Not so for the 1500 religious as well as non-religious (including atheist) people who gathered last Thursday night to Sunday night to learn about, envision and move actively toward systems of agriculture, energy production, etc. which can reverse the powerful materialist momentum that presently degrades our environment… threatening to make it unlivable for perhaps some of us and almost surely for our children or grandchildren if it is not reversed.

The conference was “Seizing an Alternative: Toward an Ecological Civilization” Let’s break that down, starting at the end.  Ecological civilization is really the only viable option left to us.  Anything not substantially ecological (or “sustainable”) will not remain “civilization” but become some kind of chaos full of terrorism-on-steroids.

“Toward” – We can’t be sure we will get there, but as one presenter said, he’d sure rather go down swinging than with bat on shoulder.  We have to try.  To continue the status quo is to take that third strike.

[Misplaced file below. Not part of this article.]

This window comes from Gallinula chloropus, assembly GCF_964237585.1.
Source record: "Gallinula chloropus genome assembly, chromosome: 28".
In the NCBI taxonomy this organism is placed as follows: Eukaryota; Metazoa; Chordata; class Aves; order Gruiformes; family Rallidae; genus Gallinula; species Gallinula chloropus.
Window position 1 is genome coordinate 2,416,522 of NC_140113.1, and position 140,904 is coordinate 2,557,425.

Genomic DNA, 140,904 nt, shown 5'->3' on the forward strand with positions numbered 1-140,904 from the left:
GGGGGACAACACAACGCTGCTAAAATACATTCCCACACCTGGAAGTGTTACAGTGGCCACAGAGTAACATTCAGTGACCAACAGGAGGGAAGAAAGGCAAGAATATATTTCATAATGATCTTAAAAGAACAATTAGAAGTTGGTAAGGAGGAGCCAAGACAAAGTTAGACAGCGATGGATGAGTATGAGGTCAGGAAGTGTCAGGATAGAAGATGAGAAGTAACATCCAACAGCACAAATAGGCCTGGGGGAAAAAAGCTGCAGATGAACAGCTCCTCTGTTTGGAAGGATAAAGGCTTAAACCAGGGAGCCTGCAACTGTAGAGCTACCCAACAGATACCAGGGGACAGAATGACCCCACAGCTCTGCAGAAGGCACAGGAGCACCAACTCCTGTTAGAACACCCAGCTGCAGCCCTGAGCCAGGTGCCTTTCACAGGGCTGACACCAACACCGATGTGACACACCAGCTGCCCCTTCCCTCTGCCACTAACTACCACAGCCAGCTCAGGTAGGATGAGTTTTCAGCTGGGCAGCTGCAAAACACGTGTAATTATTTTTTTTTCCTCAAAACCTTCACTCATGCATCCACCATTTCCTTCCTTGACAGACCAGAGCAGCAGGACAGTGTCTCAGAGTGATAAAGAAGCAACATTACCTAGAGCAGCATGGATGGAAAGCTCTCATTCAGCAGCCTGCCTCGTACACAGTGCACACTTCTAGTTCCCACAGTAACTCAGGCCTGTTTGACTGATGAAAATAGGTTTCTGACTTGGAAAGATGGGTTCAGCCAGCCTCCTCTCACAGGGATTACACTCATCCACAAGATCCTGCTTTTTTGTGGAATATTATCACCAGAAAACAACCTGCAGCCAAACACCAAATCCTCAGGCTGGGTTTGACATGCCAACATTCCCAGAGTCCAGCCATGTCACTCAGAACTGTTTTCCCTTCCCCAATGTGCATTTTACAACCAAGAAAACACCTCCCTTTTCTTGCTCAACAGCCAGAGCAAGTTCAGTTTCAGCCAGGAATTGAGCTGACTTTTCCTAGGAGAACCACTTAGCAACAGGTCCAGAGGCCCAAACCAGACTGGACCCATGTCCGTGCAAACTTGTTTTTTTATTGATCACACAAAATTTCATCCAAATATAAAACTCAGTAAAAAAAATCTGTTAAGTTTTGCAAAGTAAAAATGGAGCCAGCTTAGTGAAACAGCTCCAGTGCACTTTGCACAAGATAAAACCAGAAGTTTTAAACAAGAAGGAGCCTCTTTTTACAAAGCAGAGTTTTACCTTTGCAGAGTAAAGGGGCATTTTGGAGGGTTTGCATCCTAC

What is the “alternative”? Actually a beautiful linkage of interdependent communities of various sizes working in mutual support and in harmony with nature, perhaps without much change in the national and other forms of government we may either like or believe still have potential.  But food and energy production must radically change… and the means to do that have recently emerged, giving us genuine hope.

“Seizing” – We won’t get there without determined, persistent and immediate action.  I’ve been inspired to join the “movement”… the interlinking of the many strands brought together in the conference and others not present… and am looking to see what new actions I can best take.  (I already recycle, conserve, etc., but know I can do much more.)

I encourage you to request the newsletter and follow the website of Pando Populous, the organizing site following the conference which will have many incredible sessions posted, have interaction for connecting and supporting various groups and missions, etc.  Below is a brief explanation from their home page.   Have a look and please share your reactions or involvement back here!

Pando Populus is a platform for people who care about big ideas and the Earth. Our aim is to create an ecological civilization.